5 12 5 5 12 - MOS of type 2L 3s (Mavila pentatonic)
7 7 9 7 9 - MOS of type 2L 3s (Superpythagorean pentatonic)
8 8 8 8 7 - MOS of type 4L 1s (Bug pentatonic)
10 3 10 3 10 3 - MOS of type 3L 3s (Augmented hexatonic)
9 4 9 4 9 4 - MOS of type 3L 3s (Augmented hexatonic)
8 5 8 5 8 5 - MOS of type 3L 3s (Augmented hexatonic)
7 7 7 7 7 4 - MOS of type 5L 1s (Grumpy hexatonic)
5 5 7 5 5 5 7 - MOS of type 2L 5s (heptatonic Mavila Anti-Diatonic)
7 7 7 2 7 7 2 - MOS of type 5L 2s (heptatonic Superpythagorean diatonic)
5 5 5 5 5 5 5 4 - MOS of type 7L 1s (Grumpy octatonic)
5 5 5 2 5 5 5 5 2 - MOS of type 7L 2s (nonatonic Mavila Superdiatonic)
5 5 3 5 5 3 5 5 3 - MOS of type 6L 3s (unfair Augmented nonatonic)
5 4 4 5 4 4 5 4 4 - MOS of type 3L 6s (fair Augmented nonatonic)
4 4 4 4 4 4 4 4 4 3 - MOS of type 9L 1s (Grumpy decatonic)
3 3 5 3 3 3 5 3 3 3 5 - MOS of type 3L 8s (Anti-Sensi hendecatonic)
2 5 2 2 5 2 5 2 5 2 2 5 - MOS of type 5L 7s
3 3 3 4 3 3 3 4 3 3 3 4 - MOS of type 3L 9s
3 3 3 2 3 3 3 3 2 3 3 3 3 2 - MOS of type 11L 3s (Ketradektriatoh tetradecatonic)
3 2 3 3 2 3 2 3 3 2 3 2 3 3 2 - MOS of type 9L 6s
3 2 3 2 3 2 2 3 2 3 2 3 2 3 2 2 - MOS of type 7L 9s
2 2 3 2 2 2 3 2 2 3 2 2 3 2 2 2 3 - MOS of type 5L 12s
2 2 2 2 2 3 2 2 2 2 2 3 2 2 2 2 2 3 - MOS of type 3L 15s
3 1 3 1 3 1 3 1 3 1 3 1 3 1 3 1 3 1 3 - MOS of type 10L 9s
2 2 2 2 2 2 2 2 2 2 2 2 2 2 2 2 2 2 2 1 - MOS of type 19L 1s
2 2 2 1 2 2 2 1 2 2 2 1 2 2 2 2 1 2 2 2 2 1 - MOS of type 17L 5s
2 2 1 2 2 1 2 2 1 2 2 1 2 2 1 2 2 2 1 2 2 2 1 - MOS of type 16L 7s
2 1 2 1 2 1 2 1 2 1 2 1 2 1 2 1 2 1 2 1 2 1 2 1 2 1 - MOS of type 13L 13s
2 1 1 2 1 1 2 1 1 2 1 1 2 1 1 2 1 1 2 1 1 2 1 1 2 1 1 2 1 - MOS of type 10L 19s
2 1 1 1 2 1 1 1 2 1 1 1 2 1 1 1 2 1 1 1 2 1 1 1 2 1 1 1 2 1 1 - MOS of type 8L 23s

39edo and world music:


39edo is a good candidate for a "universal tuning" in that it offers reasonable approximations of many different world music traditions; it is one of the simplest edos that can make this claim. Because of this, composers wishing to combine multiple world music traditions (for example, gamelan with maqam singing) within one unified framework would find 39edo an interesting possibility.

Western:


39edo offers not one, but several different ways to realize the traditional Western diatonic scale. One way is to simply take a chain of fifths (the diatonic MOS: 7 7 2 7 7 7 2). Because 39edo is a superpyth rather than a meantone system, this means that the harmonic quality of its diatonic scale will differ somewhat, since "minor" and "major" triads now approximate 6:7:9 and 14:18:21 respectively, rather than 10:12:15 and 4:5:6 as in meantone diatonic systems. Diatonic compositions translated onto this scale thus acquire a wildly different harmonic character, albeit still very pleasing.

Another option is to use a MODMOS, such as 7 6 3 7 6 7 3; this scale enables us to continue using pental rather than septimal thirds, but it has a false (wolf) fifth. When translating diatonic compositions into this scale, the wolf fifth can be avoided by introducing accidental notes when necessary. There are other MODMOS's that combine both pental and septimal harmonies. As such, a single Western classical or pop composition can be translated into 39edo in many different ways, acquiring a distinctly different but still harmonious character each time.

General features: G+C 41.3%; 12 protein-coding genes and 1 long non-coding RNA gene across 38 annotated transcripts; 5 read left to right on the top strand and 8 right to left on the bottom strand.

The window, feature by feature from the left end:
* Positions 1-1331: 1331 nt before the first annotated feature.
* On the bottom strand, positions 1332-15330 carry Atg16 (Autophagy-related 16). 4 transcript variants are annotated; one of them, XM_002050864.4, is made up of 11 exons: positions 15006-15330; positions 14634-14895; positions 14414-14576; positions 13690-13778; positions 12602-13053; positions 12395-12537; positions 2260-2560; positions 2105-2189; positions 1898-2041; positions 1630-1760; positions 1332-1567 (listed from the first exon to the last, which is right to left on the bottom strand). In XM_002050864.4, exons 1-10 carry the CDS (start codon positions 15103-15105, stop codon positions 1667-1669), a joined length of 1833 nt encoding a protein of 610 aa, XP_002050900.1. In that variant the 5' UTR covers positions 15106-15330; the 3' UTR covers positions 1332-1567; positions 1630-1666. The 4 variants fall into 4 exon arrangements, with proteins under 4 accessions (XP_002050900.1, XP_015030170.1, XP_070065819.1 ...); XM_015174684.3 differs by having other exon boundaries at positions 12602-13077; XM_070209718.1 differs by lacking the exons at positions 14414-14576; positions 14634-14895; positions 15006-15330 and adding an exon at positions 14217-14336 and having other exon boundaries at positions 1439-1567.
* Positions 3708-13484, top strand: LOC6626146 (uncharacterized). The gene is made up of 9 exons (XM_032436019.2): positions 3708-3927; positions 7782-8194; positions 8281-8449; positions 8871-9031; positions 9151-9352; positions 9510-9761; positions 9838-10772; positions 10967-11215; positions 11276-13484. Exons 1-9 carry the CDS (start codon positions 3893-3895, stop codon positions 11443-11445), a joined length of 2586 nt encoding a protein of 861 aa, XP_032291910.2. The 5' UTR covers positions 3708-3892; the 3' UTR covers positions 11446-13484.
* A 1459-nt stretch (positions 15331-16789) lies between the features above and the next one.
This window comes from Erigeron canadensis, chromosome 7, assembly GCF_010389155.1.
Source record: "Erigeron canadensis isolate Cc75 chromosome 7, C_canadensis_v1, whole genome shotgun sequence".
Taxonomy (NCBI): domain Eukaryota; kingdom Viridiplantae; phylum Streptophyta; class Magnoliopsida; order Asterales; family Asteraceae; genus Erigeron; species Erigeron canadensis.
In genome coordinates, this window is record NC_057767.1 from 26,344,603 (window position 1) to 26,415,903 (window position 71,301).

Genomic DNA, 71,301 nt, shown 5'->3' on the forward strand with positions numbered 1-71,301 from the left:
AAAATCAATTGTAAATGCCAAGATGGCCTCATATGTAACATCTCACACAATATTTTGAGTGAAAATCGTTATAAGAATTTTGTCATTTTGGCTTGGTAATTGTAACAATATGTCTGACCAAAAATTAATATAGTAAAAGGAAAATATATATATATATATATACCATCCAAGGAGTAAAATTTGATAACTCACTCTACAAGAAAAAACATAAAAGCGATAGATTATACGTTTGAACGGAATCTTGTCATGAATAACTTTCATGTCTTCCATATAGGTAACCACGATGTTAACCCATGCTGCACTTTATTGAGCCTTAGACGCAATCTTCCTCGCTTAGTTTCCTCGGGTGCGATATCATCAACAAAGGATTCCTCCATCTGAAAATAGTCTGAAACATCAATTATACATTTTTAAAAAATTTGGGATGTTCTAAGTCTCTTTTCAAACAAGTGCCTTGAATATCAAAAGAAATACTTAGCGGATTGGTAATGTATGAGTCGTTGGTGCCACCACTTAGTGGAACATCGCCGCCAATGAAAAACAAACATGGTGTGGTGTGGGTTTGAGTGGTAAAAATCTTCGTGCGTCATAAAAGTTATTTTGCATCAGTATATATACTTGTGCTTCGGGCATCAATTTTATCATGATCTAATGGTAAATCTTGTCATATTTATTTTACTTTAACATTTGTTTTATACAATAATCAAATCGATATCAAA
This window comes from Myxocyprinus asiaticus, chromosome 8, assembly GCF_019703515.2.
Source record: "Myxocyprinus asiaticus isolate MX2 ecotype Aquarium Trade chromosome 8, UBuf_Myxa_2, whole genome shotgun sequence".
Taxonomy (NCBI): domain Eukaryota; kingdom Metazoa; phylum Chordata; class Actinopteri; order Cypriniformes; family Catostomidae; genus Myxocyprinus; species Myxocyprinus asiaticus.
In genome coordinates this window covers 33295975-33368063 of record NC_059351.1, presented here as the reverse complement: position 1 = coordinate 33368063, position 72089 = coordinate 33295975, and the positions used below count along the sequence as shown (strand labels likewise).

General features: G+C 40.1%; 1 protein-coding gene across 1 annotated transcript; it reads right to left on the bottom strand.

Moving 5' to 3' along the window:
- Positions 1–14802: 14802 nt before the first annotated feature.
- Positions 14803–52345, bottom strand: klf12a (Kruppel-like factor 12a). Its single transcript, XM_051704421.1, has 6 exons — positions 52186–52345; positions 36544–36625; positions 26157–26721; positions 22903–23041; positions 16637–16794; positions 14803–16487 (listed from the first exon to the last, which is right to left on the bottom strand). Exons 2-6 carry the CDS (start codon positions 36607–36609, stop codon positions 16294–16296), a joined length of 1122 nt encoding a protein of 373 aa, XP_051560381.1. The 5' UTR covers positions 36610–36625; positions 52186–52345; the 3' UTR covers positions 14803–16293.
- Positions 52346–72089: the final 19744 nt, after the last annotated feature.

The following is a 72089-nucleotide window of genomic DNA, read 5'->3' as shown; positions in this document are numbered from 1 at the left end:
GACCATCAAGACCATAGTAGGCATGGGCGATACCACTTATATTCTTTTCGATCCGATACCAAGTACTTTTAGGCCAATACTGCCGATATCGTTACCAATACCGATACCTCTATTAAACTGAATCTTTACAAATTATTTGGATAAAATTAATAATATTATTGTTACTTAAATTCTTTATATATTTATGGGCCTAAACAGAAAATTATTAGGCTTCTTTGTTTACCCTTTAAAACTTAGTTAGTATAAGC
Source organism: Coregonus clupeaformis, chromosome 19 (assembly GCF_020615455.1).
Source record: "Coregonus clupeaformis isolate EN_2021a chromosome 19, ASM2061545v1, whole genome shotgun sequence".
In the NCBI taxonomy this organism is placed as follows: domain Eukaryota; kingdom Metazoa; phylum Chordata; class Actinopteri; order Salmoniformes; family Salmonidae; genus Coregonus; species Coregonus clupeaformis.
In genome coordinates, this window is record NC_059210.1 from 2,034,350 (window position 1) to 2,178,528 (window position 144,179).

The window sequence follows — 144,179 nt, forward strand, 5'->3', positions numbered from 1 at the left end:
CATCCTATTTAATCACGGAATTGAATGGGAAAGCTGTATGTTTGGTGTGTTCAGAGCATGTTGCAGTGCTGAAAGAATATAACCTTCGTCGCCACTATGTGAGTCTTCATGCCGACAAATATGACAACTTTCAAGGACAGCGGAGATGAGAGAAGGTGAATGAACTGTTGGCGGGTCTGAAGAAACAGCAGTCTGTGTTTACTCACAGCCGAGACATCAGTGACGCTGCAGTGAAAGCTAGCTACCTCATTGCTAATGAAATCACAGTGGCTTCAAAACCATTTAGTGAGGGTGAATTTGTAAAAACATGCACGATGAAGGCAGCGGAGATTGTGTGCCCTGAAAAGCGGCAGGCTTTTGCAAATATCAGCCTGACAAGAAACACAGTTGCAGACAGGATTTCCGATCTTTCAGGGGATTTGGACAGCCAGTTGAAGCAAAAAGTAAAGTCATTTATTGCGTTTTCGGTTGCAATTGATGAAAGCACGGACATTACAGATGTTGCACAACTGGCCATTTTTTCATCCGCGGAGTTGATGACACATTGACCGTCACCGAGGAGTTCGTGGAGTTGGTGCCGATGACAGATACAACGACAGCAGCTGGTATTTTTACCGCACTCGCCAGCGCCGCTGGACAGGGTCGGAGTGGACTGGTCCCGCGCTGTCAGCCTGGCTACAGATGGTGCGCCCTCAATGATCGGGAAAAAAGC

The MOS and the MODMOS's all have smaller-than-usual semitones, which makes them more effective for melody than their counterparts in 12edo or meantone systems.

Because 39edo and 12edo both have an overall sharp character and share the same major third, they have a relatively similar sound. Thus, 39edo (unlike, say, 22edo or 19edo, which are both "acquired tastes") does not sound all that xenharmonic to people used to 12edo. Check out Pachelbel's Canon in 39edo (using the 7 6 3 7 6 7 3 MODMOS), for example.

Indian:


A similar situation arises with Indian music since the sruti system, like the Western system, also has multiple possible mappings in 39edo. Many of these are modified versions of the 17L 5s MOS (where the generator is a perfect fifth).

Arabic, Turkish, Persian:


While middle-eastern music is commonly approximated using 24edo, 39edo offers a potentially better alternative. 17edo and 24edo both satisfy the "Level 1" requirements for maqam tuning sytems. 39edo is a Level 2 system because:

  • It has two types of "neutral" seconds (154 and 185 cents)
  • It has two minor seconds (92 and 123 cents), which when added together give a whole tone (215 cents)

whereas neither 17edo nor 24edo satisfy these properties.

39edo will likely be more suited to some middle-eastern scales than others. Specifically, Turkish music (in which the Rast makam has a "major-like" wide neutral third and a wide "neutral" second approaching 10/9), will likely be especially well suited to 39edo.

Blues / Jazz / African-American:


The harmonic seventh ("barbershop seventh") tetrad is reasonably well approximated in 39edo, and some temperaments (augene in particular) give scales that are liberally supplied with them. John Coltrane would have loved augene.

Tritone substitution, which is a major part of jazz and blues harmony, is more complicated in 39edo because there are two types of tritones. Therefore the tritone substitution of one seventh chord will need to be a different type of seventh chord. However, this also opens new possibilities; if the substituted chord is of a more consonant type than the original, then the tritone substitution may function as a resolution rather than a suspension.

Blue notes, rather than being considered inflections, can be notated as accidentals instead; for example, a "blue major third" can be identified as either of the two neutral thirds. There are two possible mappings for 7:4 which are about equal in closeness. The sharp mapping is the normal one because it works better with the 5:4 and 3:2, but using the flat one instead (as an accidental) allows for another type of blue note.

Other:


39edo offers a good approximation of pelog / mavila using the flat fifth as a generator.

It also offers many possible pentatonic scales, including the 2L+3S MOS (which is 9 7 7 9 7). Slendro can be approximated using this scale or using something like the quasi-equal 8 8 8 8 7. A more expressive pentatonic scale is the oneirotonic subset 9 6 9 9 6. Many Asian and African musical styles can thus be accomodated.